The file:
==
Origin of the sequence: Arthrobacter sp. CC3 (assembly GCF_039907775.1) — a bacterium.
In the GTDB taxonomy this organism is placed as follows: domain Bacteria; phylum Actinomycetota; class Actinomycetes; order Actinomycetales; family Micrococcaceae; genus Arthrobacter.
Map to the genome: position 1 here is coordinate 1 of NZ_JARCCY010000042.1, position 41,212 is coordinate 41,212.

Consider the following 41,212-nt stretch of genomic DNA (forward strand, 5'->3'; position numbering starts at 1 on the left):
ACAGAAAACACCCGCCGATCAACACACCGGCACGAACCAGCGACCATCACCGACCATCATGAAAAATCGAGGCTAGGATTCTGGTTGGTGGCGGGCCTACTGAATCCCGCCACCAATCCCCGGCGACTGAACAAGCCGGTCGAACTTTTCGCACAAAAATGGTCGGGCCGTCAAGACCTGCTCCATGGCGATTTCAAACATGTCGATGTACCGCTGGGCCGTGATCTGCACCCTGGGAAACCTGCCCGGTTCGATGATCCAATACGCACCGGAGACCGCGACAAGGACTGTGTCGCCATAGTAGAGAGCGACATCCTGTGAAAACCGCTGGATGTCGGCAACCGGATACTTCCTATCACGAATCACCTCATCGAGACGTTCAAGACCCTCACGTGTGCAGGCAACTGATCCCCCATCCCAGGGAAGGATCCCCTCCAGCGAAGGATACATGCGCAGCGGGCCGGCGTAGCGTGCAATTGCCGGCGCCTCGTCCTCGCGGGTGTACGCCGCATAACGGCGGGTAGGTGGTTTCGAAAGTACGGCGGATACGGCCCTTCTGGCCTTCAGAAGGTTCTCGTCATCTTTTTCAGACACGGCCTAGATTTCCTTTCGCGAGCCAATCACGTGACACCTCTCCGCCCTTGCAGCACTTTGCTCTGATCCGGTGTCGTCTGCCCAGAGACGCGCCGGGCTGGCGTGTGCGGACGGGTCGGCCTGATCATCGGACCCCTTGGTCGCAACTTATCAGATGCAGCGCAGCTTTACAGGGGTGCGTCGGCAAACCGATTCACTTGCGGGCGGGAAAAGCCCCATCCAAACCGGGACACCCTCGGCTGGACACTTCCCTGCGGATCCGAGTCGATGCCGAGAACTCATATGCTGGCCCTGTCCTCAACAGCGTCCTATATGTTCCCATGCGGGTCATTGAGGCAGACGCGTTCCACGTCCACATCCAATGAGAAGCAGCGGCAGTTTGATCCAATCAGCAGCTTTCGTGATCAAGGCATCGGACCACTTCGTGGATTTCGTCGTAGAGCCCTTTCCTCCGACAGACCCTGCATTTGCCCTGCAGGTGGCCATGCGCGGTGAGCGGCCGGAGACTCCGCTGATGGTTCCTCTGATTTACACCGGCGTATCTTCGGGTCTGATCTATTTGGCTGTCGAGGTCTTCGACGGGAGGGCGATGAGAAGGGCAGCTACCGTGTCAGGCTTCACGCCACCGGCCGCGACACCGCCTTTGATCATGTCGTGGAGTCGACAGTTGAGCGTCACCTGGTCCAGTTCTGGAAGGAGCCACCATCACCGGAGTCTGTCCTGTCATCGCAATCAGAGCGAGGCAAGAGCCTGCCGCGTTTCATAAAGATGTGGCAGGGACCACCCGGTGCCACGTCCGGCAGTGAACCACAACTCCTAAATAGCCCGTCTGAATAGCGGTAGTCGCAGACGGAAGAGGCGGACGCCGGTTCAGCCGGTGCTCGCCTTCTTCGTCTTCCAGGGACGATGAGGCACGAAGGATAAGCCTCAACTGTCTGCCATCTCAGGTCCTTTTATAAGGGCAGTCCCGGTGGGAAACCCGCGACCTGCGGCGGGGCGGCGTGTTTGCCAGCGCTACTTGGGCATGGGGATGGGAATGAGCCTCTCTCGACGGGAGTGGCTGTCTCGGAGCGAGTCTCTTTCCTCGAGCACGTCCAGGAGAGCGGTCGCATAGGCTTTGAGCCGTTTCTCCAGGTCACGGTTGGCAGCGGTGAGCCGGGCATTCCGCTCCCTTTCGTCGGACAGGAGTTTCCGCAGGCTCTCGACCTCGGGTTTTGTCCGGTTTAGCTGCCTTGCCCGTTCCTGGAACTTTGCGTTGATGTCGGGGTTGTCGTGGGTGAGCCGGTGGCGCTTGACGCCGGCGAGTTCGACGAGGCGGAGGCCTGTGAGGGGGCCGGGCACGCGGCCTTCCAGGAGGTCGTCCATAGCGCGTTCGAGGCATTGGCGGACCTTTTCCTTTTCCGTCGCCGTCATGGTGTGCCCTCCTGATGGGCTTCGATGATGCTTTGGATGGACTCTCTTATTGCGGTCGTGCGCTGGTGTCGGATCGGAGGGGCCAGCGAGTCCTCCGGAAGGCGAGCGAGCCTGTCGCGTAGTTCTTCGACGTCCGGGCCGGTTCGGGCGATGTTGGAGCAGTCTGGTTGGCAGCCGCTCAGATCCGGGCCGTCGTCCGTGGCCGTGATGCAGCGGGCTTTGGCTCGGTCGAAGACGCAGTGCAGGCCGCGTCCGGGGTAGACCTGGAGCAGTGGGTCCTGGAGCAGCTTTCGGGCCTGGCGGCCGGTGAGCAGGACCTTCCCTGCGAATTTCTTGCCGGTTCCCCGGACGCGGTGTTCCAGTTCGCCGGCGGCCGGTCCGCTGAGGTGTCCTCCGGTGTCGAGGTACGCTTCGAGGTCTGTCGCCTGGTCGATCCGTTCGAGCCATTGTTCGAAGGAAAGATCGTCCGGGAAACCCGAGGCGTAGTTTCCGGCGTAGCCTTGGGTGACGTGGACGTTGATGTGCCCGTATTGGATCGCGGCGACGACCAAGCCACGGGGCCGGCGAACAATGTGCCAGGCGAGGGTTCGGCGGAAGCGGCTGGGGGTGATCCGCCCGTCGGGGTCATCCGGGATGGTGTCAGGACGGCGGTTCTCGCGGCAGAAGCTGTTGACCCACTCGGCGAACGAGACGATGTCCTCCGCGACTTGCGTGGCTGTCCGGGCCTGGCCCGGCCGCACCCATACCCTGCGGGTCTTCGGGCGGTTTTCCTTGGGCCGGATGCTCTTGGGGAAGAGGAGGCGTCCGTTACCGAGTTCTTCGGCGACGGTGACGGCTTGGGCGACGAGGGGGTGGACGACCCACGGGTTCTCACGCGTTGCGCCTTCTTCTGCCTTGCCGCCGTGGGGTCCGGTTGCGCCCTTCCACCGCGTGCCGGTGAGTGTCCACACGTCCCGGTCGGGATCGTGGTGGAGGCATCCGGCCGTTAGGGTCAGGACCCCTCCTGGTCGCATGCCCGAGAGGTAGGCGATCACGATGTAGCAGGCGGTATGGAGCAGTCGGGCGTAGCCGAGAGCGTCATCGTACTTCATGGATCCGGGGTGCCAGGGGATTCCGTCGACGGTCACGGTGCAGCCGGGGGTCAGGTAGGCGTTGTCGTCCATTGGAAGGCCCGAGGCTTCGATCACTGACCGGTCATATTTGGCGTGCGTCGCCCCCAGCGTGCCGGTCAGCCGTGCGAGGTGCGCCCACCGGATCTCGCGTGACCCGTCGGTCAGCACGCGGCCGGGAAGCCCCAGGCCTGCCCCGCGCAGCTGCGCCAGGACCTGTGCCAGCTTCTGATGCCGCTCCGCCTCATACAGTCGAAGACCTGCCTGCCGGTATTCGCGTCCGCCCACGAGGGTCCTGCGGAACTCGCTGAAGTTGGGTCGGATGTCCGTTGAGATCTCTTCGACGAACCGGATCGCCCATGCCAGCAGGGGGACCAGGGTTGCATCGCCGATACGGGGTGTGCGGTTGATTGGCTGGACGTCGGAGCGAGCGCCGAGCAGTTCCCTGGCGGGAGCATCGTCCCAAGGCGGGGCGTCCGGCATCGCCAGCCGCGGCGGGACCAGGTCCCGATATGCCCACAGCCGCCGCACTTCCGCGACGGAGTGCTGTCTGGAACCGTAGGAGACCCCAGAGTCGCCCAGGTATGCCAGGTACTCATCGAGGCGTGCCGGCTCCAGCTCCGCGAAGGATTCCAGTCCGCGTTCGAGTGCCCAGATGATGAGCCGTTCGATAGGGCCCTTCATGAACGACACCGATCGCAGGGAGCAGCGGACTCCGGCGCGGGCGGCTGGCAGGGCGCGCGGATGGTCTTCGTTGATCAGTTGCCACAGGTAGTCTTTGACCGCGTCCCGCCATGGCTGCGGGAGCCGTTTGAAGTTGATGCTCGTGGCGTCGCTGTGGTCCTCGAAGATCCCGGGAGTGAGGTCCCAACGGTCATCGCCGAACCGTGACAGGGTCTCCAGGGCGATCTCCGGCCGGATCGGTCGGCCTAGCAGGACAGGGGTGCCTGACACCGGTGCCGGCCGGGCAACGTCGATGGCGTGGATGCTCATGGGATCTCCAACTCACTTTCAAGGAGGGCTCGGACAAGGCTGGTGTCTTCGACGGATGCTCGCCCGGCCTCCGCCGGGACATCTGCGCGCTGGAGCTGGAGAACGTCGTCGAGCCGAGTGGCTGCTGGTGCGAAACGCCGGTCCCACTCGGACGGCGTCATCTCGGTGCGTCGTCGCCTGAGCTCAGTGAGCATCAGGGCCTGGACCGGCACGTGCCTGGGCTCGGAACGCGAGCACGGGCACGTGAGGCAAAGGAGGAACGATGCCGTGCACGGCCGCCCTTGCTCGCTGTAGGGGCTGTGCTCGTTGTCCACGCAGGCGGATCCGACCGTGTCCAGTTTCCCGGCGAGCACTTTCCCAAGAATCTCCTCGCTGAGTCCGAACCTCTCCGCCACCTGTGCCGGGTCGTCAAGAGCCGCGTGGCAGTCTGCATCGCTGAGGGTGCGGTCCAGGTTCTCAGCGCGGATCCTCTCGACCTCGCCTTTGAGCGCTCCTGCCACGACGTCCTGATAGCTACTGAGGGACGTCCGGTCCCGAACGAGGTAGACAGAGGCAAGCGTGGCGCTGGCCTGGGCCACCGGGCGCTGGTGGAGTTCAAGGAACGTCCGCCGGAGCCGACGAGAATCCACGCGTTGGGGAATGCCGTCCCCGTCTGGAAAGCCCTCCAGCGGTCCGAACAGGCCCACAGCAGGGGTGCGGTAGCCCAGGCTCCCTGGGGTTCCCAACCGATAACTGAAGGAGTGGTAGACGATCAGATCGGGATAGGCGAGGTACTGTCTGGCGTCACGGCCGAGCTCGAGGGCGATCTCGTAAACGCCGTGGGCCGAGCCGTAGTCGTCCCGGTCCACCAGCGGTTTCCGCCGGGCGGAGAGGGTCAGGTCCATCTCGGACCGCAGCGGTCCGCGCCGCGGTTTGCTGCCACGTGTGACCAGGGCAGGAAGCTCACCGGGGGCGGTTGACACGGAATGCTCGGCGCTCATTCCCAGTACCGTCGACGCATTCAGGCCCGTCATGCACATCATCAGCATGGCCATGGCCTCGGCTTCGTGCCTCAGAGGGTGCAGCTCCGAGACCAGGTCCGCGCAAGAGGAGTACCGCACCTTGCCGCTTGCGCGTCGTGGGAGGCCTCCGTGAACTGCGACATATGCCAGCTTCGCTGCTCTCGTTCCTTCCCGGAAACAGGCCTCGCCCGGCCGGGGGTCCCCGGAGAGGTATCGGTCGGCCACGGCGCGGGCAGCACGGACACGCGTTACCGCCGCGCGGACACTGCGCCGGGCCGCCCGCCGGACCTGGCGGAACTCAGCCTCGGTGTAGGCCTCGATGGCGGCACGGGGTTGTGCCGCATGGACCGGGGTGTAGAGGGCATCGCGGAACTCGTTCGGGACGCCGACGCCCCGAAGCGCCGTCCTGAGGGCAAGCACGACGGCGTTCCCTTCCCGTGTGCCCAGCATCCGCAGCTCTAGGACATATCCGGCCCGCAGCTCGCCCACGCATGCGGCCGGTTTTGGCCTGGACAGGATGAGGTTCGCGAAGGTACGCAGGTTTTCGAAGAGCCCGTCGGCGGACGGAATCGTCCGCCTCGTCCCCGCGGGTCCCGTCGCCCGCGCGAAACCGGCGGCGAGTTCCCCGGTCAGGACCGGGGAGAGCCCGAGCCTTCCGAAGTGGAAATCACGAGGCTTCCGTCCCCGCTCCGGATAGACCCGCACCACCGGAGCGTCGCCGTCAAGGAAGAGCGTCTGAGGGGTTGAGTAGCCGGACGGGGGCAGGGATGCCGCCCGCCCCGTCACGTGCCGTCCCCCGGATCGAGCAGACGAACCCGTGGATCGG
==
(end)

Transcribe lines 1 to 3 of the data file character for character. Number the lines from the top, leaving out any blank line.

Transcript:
Origin of the sequence: Arthrobacter sp. CC3 (assembly GCF_039907775.1) — a bacterium.
In the GTDB taxonomy this organism is placed as follows: domain Bacteria; phylum Actinomycetota; class Actinomycetes; order Actinomycetales; family Micrococcaceae; genus Arthrobacter.
Map to the genome: position 1 here is coordinate 1 of NZ_JARCCY010000042.1, position 41,212 is coordinate 41,212.